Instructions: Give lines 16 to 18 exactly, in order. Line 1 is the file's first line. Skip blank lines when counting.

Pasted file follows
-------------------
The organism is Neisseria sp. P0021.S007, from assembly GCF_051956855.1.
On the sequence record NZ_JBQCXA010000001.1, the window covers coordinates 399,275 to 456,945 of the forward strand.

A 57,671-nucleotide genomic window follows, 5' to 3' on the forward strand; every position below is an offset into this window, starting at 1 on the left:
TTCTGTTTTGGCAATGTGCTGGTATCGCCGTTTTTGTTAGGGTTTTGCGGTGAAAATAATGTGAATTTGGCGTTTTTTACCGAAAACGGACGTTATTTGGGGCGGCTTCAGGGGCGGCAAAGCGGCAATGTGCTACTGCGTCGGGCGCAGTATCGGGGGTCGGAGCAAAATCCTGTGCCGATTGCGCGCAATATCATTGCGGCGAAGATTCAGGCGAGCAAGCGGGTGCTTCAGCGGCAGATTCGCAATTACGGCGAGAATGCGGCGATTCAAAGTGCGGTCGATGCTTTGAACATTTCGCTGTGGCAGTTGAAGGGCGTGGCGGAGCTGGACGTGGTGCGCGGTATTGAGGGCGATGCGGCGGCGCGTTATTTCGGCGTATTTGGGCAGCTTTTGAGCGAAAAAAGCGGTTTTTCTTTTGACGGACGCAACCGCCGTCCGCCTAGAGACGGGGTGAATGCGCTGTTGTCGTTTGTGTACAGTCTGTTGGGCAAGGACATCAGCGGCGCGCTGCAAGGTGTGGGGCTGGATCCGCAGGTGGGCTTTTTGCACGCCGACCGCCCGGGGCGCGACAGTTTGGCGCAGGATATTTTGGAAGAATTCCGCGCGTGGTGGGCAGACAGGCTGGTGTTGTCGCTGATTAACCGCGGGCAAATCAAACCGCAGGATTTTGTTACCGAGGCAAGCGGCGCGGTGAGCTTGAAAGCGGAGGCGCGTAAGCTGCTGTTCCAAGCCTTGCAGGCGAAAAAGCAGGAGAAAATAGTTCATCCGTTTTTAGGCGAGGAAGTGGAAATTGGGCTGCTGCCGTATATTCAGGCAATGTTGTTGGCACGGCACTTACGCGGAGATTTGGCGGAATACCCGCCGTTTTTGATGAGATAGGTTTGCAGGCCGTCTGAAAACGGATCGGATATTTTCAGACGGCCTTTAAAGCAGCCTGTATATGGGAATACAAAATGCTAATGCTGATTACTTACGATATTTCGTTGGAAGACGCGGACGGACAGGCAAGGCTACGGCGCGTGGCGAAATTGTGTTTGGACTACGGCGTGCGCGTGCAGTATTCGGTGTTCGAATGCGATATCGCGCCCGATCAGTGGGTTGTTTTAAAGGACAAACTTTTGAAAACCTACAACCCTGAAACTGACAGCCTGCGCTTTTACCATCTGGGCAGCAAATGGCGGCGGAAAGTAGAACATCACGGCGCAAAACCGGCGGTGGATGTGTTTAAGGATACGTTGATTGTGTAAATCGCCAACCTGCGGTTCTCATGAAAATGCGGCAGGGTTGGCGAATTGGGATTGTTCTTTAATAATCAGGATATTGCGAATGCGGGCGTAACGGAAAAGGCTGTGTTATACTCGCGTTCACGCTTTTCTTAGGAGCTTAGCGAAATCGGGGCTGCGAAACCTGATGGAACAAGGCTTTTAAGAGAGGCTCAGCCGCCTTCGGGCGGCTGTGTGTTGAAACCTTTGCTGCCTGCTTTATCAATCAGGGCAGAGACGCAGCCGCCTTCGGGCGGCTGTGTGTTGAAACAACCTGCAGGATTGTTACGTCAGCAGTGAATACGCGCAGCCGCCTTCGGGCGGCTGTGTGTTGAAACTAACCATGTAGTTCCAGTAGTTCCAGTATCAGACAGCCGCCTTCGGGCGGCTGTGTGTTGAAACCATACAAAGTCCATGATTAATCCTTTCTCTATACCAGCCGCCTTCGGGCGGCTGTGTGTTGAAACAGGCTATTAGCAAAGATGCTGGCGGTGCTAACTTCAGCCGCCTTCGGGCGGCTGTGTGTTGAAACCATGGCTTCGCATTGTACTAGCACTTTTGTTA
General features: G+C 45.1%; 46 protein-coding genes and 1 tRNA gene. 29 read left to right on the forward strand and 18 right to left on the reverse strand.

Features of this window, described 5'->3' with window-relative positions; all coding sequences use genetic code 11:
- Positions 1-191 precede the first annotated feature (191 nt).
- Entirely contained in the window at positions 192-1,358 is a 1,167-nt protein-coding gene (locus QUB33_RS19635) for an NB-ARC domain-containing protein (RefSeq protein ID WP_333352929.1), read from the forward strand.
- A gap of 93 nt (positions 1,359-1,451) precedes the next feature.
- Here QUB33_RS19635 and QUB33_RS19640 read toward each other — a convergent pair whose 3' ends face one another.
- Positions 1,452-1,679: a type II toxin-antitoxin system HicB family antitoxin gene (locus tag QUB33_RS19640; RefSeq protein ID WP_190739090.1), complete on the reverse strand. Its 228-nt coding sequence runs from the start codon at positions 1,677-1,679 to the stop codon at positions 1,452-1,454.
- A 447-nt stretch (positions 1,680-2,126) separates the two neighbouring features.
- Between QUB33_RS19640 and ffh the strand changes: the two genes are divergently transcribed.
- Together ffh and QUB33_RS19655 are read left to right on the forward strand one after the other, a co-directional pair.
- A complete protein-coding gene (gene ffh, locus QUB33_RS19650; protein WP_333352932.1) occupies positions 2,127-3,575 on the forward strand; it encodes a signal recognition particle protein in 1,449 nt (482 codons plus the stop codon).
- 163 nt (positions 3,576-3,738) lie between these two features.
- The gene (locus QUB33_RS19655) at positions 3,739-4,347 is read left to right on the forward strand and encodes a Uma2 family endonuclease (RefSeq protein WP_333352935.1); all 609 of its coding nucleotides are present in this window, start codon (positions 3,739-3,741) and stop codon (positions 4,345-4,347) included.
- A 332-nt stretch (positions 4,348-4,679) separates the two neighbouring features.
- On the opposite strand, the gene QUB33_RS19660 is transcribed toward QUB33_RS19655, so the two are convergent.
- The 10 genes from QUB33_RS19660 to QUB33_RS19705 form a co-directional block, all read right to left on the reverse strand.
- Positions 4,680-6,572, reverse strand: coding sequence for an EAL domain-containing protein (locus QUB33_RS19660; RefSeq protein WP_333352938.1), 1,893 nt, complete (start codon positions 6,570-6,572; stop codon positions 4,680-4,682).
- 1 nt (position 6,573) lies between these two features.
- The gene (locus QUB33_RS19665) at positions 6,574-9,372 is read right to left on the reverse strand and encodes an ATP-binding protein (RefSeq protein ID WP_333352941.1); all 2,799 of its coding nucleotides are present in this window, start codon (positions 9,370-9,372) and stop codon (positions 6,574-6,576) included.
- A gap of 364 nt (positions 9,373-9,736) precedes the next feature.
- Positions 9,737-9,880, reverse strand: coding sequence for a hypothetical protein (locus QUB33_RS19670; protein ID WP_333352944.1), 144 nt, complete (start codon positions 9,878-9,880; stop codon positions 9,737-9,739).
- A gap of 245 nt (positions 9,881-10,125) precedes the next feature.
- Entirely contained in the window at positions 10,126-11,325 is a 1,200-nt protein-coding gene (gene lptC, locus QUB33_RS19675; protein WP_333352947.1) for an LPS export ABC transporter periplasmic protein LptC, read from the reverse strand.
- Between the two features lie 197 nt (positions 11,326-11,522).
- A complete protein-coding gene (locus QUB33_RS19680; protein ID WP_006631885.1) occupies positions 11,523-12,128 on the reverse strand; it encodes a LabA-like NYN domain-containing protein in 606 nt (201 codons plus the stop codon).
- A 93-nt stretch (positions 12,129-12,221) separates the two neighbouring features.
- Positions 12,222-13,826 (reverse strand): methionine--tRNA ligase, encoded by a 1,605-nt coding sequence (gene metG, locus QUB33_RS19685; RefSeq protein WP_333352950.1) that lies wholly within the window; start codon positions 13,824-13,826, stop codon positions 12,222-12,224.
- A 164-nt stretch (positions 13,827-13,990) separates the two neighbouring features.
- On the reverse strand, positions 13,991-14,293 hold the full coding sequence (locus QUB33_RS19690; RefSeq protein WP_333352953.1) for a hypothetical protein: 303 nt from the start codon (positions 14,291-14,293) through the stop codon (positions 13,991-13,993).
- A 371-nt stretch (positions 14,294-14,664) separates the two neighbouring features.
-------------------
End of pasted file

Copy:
- 163 nt (positions 3,576-3,738) lie between these two features.
- The gene (locus QUB33_RS19655) at positions 3,739-4,347 is read left to right on the forward strand and encodes a Uma2 family endonuclease (RefSeq protein WP_333352935.1); all 609 of its coding nucleotides are present in this window, start codon (positions 3,739-3,741) and stop codon (positions 4,345-4,347) included.
- A 332-nt stretch (positions 4,348-4,679) separates the two neighbouring features.